Debunking common myths about parasites


Thrive Pet Healthcare provides parasite prevention reminders to share with clients

Year-round parasite prevention is important for pet parents to stay on top of, however some clients do not understand a lot about the common parasites that pose a risk to pets. To combat this and provide digestible client education, Thrive Pet Healthcare is debunking some of the myths surrounding fleas, ticks, mosquitos, and more.

"Fleas, ticks, and mosquitoes don't care if you walk on two legs or four, they'll happily bite anyone in the household," said Kelly Cairns, DVM, MS, DACVIM (SAIM), vice president of Medical Excellence and Education at Thrive Pet Healthcare, in a news release.1 "These pests can easily hitch a ride on people, other pets, or even enter through open doors and windows, putting your family at risk of bites and potentially serious illness."

Thrive suggested reminding clients that fleas and ticks can often jump from pets to humans and vice versa so it’s important to check your pet’s body and your own when outside, especially in high grass or wooded areas. According to the Centers for Disease Control and Prevention, about 467,000 Americans are diagnosed with Lyme disease each year and is present in all 50 states, with regions in the Northeast at higher risk.1,2 This number could potentially be higher with the amount of unreported or undiagnosed cases.

Image courtesy of Thrive Pet Healthcare.

Image courtesy of Thrive Pet Healthcare.

"If you have a dog or cat, chances are higher that you will encounter fleas and ticks than households without pets, making it incredibly important to have your pet on a year-round flea and tick treatment," said Cairns. "Veterinarian-prescribed preventatives are the best way to reduce the likelihood of your pet bringing fleas and ticks into the home and protect pets from harmful parasite-related illnesses."1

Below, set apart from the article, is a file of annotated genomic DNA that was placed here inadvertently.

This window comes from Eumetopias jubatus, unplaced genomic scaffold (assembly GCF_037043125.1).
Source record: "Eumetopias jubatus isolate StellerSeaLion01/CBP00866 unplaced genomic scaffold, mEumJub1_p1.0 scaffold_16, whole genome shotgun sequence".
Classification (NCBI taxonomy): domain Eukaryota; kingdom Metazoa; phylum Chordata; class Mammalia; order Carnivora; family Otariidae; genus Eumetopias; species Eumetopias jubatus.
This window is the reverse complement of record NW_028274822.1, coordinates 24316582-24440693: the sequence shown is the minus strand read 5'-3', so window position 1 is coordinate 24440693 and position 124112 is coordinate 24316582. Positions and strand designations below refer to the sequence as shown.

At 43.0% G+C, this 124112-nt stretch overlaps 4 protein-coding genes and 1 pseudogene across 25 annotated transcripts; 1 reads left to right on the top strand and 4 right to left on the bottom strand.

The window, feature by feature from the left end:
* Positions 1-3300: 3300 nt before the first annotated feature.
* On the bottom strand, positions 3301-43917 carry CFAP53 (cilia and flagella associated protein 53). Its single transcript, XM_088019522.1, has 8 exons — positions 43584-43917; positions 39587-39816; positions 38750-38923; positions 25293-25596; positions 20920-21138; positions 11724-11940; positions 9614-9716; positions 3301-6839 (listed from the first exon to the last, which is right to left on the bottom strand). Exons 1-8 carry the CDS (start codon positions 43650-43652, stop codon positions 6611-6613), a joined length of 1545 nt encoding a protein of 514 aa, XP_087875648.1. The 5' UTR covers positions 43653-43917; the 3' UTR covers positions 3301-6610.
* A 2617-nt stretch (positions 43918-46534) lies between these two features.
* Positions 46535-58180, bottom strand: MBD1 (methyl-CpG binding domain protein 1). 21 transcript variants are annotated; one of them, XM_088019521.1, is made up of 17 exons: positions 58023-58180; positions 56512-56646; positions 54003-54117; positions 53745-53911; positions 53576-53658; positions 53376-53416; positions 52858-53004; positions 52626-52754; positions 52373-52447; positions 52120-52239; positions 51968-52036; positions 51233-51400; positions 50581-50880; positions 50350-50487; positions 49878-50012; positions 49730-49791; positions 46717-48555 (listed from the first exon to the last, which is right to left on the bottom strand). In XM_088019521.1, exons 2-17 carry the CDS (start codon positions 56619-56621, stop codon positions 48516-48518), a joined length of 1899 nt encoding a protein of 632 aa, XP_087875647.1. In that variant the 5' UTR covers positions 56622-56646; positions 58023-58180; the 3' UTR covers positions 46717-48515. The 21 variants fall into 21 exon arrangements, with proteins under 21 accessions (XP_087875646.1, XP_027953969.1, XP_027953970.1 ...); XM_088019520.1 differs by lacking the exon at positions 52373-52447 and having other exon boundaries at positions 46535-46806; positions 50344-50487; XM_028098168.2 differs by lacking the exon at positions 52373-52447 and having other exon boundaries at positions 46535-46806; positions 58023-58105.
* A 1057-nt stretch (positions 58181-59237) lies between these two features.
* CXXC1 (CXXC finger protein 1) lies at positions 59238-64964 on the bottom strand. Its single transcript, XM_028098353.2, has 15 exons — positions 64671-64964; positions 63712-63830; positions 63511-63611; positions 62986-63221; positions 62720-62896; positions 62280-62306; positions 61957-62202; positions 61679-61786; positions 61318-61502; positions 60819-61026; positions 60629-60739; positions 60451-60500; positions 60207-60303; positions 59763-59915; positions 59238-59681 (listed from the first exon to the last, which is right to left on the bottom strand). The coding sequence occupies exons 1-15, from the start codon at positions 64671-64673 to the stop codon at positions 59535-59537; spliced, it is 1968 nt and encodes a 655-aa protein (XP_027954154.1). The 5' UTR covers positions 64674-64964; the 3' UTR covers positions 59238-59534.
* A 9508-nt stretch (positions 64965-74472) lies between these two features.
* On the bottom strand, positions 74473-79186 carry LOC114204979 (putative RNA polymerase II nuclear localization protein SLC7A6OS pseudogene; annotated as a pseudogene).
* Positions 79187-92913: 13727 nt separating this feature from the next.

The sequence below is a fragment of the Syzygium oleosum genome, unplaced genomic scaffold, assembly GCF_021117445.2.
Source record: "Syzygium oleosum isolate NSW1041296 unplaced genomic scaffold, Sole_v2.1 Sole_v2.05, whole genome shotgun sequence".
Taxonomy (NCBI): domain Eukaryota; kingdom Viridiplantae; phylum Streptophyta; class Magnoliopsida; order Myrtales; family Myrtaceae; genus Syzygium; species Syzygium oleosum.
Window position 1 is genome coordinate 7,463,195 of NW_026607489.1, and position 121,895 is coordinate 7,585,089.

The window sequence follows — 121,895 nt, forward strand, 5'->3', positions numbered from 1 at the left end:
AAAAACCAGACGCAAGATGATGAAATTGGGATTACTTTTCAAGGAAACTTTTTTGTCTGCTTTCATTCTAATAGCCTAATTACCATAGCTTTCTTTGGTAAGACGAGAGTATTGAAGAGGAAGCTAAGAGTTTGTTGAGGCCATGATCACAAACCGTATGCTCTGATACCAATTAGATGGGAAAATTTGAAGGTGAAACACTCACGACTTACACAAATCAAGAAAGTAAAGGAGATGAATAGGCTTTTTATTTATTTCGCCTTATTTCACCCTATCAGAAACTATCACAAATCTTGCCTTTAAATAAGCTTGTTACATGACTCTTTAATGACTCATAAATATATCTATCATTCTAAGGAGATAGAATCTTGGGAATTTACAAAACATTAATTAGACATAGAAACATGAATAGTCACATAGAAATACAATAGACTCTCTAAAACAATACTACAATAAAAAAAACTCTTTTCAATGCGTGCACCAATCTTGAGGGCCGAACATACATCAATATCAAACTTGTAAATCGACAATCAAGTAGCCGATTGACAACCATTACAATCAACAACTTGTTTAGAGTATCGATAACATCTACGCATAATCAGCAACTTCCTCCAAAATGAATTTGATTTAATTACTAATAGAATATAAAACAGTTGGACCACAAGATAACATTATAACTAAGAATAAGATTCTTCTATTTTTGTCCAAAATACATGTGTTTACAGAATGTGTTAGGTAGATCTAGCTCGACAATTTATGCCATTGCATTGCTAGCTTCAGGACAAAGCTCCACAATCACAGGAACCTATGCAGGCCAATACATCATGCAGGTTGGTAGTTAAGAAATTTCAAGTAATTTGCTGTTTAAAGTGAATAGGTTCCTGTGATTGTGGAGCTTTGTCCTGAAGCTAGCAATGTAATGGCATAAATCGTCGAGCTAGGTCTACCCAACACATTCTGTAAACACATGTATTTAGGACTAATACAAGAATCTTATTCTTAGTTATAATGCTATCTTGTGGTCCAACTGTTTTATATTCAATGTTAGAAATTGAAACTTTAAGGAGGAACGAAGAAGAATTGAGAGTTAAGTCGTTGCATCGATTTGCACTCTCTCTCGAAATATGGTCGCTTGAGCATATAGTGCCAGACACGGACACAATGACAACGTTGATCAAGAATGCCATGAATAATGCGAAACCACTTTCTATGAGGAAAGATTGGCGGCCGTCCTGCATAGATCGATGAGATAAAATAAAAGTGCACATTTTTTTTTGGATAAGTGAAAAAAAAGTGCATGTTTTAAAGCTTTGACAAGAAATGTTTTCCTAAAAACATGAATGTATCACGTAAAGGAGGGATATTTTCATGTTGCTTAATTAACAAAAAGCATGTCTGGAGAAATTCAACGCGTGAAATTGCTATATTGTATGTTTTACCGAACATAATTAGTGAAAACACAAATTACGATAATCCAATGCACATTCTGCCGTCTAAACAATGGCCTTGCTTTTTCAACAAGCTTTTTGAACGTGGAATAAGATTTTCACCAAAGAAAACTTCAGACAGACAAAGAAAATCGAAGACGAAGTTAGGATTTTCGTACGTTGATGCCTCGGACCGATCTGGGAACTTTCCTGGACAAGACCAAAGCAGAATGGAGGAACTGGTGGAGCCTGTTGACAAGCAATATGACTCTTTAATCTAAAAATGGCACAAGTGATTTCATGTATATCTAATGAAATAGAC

Having an effective preventative against mosquitos carrying heartworm is also important as it is present in all 50 states, like fleas and ticks, with a higher volume of cases in the south and northeast. According to Thrive, there are 22 mosquito species in the United States that carry heartworm, active at different times of the year and over 200,000 pets in the US were diagnosed with heartworm disease in 2022.1

"It only takes one bite from an infected mosquito for your dog or cat to get heartworm disease," said Cairns. "Once infected, treatment can be costly, with possible side effects and no guarantee of success. Ultimately, the risk of infection and high cost of treatment outweigh the cost of prevention."1

Some common myths include1:

Myth 1: Pets who stay indoors are not at risk. Parasites can easily enter homes through doors and windows or be carried in by latching onto people or pets.

Myth 2: There’s no need to worry about parasites during winter. Warm indoor temperatures can create breeding grounds for parasites. Ticks can also hide in leaf litter during the winter to stay warm. Traveling and unknowingly bringing back parasites with could potentially cause exposure to parasites during winter months.

Myth 3: Certain areas of the US are not at risk of parasites. While there are some areas of the US that are at a higher risk, owners from all states should maintain their pet’s prevention routine. Heartworm can be carried by mosquitoes in all 50 states. Any region that has soil, grass, vegetation, and some moisture can create livable environments for parasites.


  1. Veterinarians dispel common myths about pets and pests. News release. Thrive Pet Healthcare. May 1, 2024. Accessed May 6, 2024.
  2. How many people get Lyme disease? Centers for Disease Control and Prevention. February 9, 2024. Accessed May 6, 2024.,and%20treated%20for%20Lyme%20disease
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